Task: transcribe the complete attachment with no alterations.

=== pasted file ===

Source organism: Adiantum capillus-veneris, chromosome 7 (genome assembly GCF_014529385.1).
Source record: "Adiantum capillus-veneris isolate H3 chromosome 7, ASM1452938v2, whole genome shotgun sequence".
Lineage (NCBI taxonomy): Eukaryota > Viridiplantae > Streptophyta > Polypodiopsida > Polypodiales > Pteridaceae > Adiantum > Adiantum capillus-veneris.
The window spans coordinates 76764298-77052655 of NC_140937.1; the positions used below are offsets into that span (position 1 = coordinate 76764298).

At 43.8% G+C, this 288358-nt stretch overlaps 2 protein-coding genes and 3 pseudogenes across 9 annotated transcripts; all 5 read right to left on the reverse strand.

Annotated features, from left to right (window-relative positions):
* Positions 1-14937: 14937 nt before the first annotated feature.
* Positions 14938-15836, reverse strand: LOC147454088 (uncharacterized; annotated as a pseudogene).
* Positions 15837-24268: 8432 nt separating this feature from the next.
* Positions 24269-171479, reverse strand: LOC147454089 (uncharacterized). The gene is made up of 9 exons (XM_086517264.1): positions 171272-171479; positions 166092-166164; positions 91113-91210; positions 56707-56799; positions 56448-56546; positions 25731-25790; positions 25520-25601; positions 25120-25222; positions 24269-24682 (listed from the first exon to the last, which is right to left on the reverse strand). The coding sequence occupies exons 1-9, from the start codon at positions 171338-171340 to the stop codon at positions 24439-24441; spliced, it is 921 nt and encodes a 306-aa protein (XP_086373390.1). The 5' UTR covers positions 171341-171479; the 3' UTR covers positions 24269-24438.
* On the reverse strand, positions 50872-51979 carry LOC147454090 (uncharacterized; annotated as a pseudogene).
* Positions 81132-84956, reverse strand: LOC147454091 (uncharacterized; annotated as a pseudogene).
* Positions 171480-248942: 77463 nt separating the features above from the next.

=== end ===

Source organism: Adiantum capillus-veneris, chromosome 7 (genome assembly GCF_014529385.1).
Source record: "Adiantum capillus-veneris isolate H3 chromosome 7, ASM1452938v2, whole genome shotgun sequence".
Lineage (NCBI taxonomy): Eukaryota > Viridiplantae > Streptophyta > Polypodiopsida > Polypodiales > Pteridaceae > Adiantum > Adiantum capillus-veneris.
The window spans coordinates 76764298-77052655 of NC_140937.1; the positions used below are offsets into that span (position 1 = coordinate 76764298).

At 43.8% G+C, this 288358-nt stretch overlaps 2 protein-coding genes and 3 pseudogenes across 9 annotated transcripts; all 5 read right to left on the reverse strand.

Annotated features, from left to right (window-relative positions):
* Positions 1-14937: 14937 nt before the first annotated feature.
* Positions 14938-15836, reverse strand: LOC147454088 (uncharacterized; annotated as a pseudogene).
* Positions 15837-24268: 8432 nt separating this feature from the next.
* Positions 24269-171479, reverse strand: LOC147454089 (uncharacterized). The gene is made up of 9 exons (XM_086517264.1): positions 171272-171479; positions 166092-166164; positions 91113-91210; positions 56707-56799; positions 56448-56546; positions 25731-25790; positions 25520-25601; positions 25120-25222; positions 24269-24682 (listed from the first exon to the last, which is right to left on the reverse strand). The coding sequence occupies exons 1-9, from the start codon at positions 171338-171340 to the stop codon at positions 24439-24441; spliced, it is 921 nt and encodes a 306-aa protein (XP_086373390.1). The 5' UTR covers positions 171341-171479; the 3' UTR covers positions 24269-24438.
* On the reverse strand, positions 50872-51979 carry LOC147454090 (uncharacterized; annotated as a pseudogene).
* Positions 81132-84956, reverse strand: LOC147454091 (uncharacterized; annotated as a pseudogene).
* Positions 171480-248942: 77463 nt separating the features above from the next.